top of page


“Let’s cultivate science for its own sake without continuously considering its applications.  They will always come, maybe in years or perhaps in centuries. The course of progress would have suffered if Galvani, Volta, Faraday and Hertz, who discovered the principles of electricity, have discarded their findings because there were no applications for them at the time”. Ramon y Cajal.

Figure_2_layers copy.jpg

Understanding how Ribosomes Assemble

Developing novel antibiotics that target unexplored cellular pathways not susceptible to existing resistance mechanisms is urgent. Our research program focuses on the assembly process of the bacterial ribosome, which is not currently targeted by any antibiotic. Ribosomes synthesize all cellular proteins. If an organism cannot make ribosomes, it dies. Ribosomes are complex molecular nanomachines made up of over 50 components. The main objective of our research program is to identify and characterize the most critical steps in the ribosome assembly process and establish the molecular mechanism by which assembly factors assist this process. These critical assembly steps represent ideal targets for developing novel antibiotics that work in new ways.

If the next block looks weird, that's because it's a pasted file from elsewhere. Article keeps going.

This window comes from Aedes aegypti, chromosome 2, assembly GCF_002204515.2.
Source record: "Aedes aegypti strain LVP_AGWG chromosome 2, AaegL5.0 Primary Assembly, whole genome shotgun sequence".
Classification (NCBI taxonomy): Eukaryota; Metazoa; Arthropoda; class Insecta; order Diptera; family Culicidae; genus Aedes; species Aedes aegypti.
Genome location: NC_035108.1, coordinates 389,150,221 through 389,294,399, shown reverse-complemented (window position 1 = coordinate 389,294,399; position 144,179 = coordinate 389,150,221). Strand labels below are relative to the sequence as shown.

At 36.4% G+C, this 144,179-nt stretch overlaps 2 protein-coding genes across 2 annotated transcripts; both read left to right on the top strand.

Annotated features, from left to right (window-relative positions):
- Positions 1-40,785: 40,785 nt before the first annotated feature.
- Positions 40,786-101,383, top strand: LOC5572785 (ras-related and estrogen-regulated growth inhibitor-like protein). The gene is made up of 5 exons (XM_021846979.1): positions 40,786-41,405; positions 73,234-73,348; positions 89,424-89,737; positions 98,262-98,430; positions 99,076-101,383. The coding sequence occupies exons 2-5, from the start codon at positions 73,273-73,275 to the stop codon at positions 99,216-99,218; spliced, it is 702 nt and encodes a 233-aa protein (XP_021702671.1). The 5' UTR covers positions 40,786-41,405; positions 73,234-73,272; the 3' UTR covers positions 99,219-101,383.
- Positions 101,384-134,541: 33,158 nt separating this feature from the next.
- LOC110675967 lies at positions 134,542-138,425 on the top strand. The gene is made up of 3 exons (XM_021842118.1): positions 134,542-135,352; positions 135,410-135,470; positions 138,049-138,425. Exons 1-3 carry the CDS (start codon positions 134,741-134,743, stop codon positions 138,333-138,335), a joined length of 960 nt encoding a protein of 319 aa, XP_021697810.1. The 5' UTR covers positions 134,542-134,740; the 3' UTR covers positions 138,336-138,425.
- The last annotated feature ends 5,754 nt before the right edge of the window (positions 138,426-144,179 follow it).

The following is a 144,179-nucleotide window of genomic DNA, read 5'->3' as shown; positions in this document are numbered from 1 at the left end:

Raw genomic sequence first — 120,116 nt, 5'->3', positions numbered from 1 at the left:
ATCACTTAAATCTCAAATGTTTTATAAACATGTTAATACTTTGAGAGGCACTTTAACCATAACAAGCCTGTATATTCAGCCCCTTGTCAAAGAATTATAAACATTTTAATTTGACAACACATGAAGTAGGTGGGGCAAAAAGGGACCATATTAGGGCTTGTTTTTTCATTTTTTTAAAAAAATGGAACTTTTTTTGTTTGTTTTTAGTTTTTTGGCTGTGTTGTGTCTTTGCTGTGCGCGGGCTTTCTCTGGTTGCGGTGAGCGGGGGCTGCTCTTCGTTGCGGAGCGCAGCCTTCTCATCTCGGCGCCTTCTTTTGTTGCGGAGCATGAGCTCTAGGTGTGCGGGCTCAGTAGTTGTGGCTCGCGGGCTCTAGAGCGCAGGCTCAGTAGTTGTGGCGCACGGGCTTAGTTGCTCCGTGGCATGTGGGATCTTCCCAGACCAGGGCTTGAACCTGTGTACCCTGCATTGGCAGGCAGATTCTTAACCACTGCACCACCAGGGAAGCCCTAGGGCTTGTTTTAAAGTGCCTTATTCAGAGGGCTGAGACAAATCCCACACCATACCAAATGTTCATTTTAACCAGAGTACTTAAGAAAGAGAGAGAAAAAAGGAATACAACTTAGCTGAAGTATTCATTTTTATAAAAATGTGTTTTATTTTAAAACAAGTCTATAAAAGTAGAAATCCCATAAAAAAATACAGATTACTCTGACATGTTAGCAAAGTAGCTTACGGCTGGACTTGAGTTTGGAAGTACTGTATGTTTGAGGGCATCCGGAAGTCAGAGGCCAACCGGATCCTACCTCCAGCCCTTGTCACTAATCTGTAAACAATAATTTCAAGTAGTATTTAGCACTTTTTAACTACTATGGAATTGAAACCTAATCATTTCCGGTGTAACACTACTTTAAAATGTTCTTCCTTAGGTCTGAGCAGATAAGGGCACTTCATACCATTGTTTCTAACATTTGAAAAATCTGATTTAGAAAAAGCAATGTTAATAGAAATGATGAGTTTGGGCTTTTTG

Collaborative Research programs

Other areas of my research program and collaborative projects. Our group has also published extensively in other areas. Our core expertise in cryo-EM and ample access to cutting-edge electron microscopes at McGill have provided us with exciting opportunities to collaborate with leading groups worldwide. My most important collaboration has been with Prof. Jonathan Lovell (Univ. Buffalo). Our joint work has led to developing a new liposome-based vaccine platform that presents soluble viral antigens onto the surface of liposomes. We contributed to enginnering vaccines that induce protective immune responses in animal models against influenza, SARS-CoV-2 and malaria. We have also used our cryo-EM expertise to study other fascinating biological systems. For example, with Prof. Wayne Sossin (McGill) we studied the stalling mechanisms of protein synthesis in neuronal ribosomes and how they impact brain development and with Prof. Kurt Fredrick (Ohio State University) we are analyzing alternative protein translation mechanisms in bacteria.

bottom of page